Asamyuta, Asaṃyuta: 7 definitions


Asamyuta means something in Hinduism, Sanskrit. If you want to know the exact meaning, history, etymology or English translation of this term then check out the descriptions on this page. Add your comment or reference to a book if you want to contribute to this summary article.

In Hinduism

Natyashastra (theatrics and dramaturgy)

Source: Wisdom Library: Nāṭya-śāstra

Asaṃyuta (असंयुत) refers to “single hand”, according to the Nāṭyaśāstra chapter 9. It is one of the three classes of ‘gestures and movements of hands’. The hands (hasta) form a part of the human body which represents one of the six major limbs (aṅga) used in dramatic performance. With these limbs are made the various gestures (āṅgika), which form a part of the histrionic representation (abhinaya).

There are twenty-four ‘gestures of single hands’ defined:

  1. patāka,
  2. tripatāka,
  3. kartarīmukha,
  4. ardhacandra,
  5. arāla,
  6. śukatuṇḍa,
  7. muṣṭi,
  8. śikhara,
  9. kapittha,
  10. kaṭakāmukha,
  11. sūcyāsya or sūcīmukha,
  12. padmakośa,
  13. sarpaśiras,
  14. mṛgaśīrṣa,
  15. kāṅgula,
  16. alapadma or alapallava,
  17. catura,
  18. bhramara,
  19. haṃsāsya,
  20. haṃsapakṣa,
  21. sandaṃśa,
  22. mukulā,
  23. ūrṇanābha,
  24. tāmracūḍa.
Natyashastra book cover
context information

Natyashastra (नाट्यशास्त्र, nāṭyaśāstra) refers to both the ancient Indian tradition (shastra) of performing arts, (natya—theatrics, drama, dance, music), as well as the name of a Sanskrit work dealing with these subjects. It also teaches the rules for composing Dramatic plays (nataka), construction and performance of Theater, and Poetic works (kavya).

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Shilpashastra (iconography)

Source: Shodhganga: Vaisnava Agamas And Visnu Images

Asaṃyuta (असंयुत) refers to “hand gestures using one hand”, as defined in treatises such as the Pāñcarātra, Pādmasaṃhitā and Vaikhānasa-āgamas, extensively dealing with the technical features of temple art, iconography and architecture in Vaishnavism.—The Vaiṣṇava Agamic treatises refer to two types of hastas or mudrās viz. saṃtyuta (combined) i.e. using both the hands and asaṃyuta i.e. using one hand. One can find a number of hand gestures in these texts out of the well-known thirty-two major hand poses, twelve hand movements and twenty-four combined hand poses.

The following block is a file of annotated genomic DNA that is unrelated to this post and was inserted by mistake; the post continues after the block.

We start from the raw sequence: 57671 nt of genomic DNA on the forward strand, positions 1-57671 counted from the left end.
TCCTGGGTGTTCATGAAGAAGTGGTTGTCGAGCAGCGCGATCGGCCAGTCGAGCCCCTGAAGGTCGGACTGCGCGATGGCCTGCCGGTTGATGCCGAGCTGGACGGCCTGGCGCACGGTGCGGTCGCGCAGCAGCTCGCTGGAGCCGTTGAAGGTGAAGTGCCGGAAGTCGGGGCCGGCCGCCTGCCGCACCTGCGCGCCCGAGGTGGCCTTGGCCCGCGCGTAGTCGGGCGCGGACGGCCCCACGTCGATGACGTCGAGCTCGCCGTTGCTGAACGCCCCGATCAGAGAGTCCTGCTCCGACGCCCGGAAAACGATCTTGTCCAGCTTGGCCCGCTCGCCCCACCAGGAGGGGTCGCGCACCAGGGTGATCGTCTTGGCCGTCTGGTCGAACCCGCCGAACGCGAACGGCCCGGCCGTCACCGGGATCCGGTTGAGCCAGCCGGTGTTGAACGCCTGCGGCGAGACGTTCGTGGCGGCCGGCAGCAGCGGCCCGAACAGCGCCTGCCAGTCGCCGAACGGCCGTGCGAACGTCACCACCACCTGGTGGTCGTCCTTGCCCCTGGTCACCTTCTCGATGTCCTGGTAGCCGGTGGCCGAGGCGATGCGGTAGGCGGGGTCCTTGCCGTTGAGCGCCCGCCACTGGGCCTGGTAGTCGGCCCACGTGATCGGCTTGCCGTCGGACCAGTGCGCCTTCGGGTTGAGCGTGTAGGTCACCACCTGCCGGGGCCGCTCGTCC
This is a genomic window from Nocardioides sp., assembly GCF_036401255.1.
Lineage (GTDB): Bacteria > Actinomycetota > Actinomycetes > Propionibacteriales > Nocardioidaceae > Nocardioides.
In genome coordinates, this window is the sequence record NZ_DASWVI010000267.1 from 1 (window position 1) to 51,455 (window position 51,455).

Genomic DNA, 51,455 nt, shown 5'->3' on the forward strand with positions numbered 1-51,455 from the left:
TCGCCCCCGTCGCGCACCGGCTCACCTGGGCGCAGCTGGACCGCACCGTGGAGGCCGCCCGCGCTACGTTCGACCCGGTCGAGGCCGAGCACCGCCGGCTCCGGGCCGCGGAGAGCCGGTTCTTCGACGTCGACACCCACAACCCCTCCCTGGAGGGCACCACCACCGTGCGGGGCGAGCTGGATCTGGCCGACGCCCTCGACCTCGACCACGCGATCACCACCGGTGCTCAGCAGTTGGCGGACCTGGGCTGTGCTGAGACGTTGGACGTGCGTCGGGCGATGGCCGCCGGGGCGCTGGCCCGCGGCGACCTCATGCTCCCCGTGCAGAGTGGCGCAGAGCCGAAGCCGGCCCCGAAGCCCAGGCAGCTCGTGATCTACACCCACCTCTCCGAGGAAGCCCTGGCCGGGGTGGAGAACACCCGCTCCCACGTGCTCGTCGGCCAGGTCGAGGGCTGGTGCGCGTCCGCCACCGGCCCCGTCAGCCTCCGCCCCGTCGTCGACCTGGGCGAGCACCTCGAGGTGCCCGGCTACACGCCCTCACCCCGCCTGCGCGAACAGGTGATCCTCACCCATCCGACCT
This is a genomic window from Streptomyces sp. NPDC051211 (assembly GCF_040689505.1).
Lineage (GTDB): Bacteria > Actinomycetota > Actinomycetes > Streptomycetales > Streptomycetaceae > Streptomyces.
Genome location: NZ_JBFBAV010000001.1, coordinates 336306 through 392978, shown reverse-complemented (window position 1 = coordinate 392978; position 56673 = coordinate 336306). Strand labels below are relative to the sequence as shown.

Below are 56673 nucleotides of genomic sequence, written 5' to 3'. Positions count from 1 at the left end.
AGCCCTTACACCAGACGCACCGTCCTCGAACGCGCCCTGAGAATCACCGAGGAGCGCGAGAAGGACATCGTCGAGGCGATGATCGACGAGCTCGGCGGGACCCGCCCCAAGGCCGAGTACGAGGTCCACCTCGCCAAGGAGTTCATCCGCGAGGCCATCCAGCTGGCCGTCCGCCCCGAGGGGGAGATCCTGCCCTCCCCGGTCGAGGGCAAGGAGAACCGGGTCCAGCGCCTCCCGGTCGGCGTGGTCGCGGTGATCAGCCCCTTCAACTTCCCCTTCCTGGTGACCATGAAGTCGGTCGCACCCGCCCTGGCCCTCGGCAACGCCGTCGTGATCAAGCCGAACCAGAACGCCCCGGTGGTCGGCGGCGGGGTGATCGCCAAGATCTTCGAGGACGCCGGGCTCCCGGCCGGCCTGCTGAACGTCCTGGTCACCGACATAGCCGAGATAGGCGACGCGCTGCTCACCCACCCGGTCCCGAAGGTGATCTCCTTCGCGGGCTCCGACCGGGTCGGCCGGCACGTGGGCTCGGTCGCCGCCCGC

Shilpashastra book cover
context information

Shilpashastra (शिल्पशास्त्र, śilpaśāstra) represents the ancient Indian science (shastra) of creative arts (shilpa) such as sculpture, iconography and painting. Closely related to Vastushastra (architecture), they often share the same literature.

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Languages of India and abroad

Sanskrit dictionary

Source: DDSA: The practical Sanskrit-English dictionary

Asaṃyuta (असंयुत).—a. Unblended, ununited.

-taḥ An epithet of Viṣṇu.

Source: Cologne Digital Sanskrit Dictionaries: Monier-Williams Sanskrit-English Dictionary

1) Asaṃyuta (असंयुत):—[=a-saṃyuta] mfn. not combined, unmixed, [Bhāgavata-purāṇa]

2) [v.s. ...] not put together (as the hands), [Purāṇa-sarvasva]

3) [v.s. ...] m. a Name of Viṣṇu, [cf. Lexicographers, esp. such as amarasiṃha, halāyudha, hemacandra, etc.]

[Sanskrit to German]

Asamyuta in German

context information

Sanskrit, also spelled संस्कृतम् (saṃskṛtam), is an ancient language of India commonly seen as the grandmother of the Indo-European language family (even English!). Closely allied with Prakrit and Pali, Sanskrit is more exhaustive in both grammar and terms and has the most extensive collection of literature in the world, greatly surpassing its sister-languages Greek and Latin.

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Kannada-English dictionary

Source: Alar: Kannada-English corpus

Asaṃyuta (ಅಸಂಯುತ):—[noun] (dance.) any of the single-handed gestures in dancing.

context information

Kannada is a Dravidian language (as opposed to the Indo-European language family) mainly spoken in the southwestern region of India.

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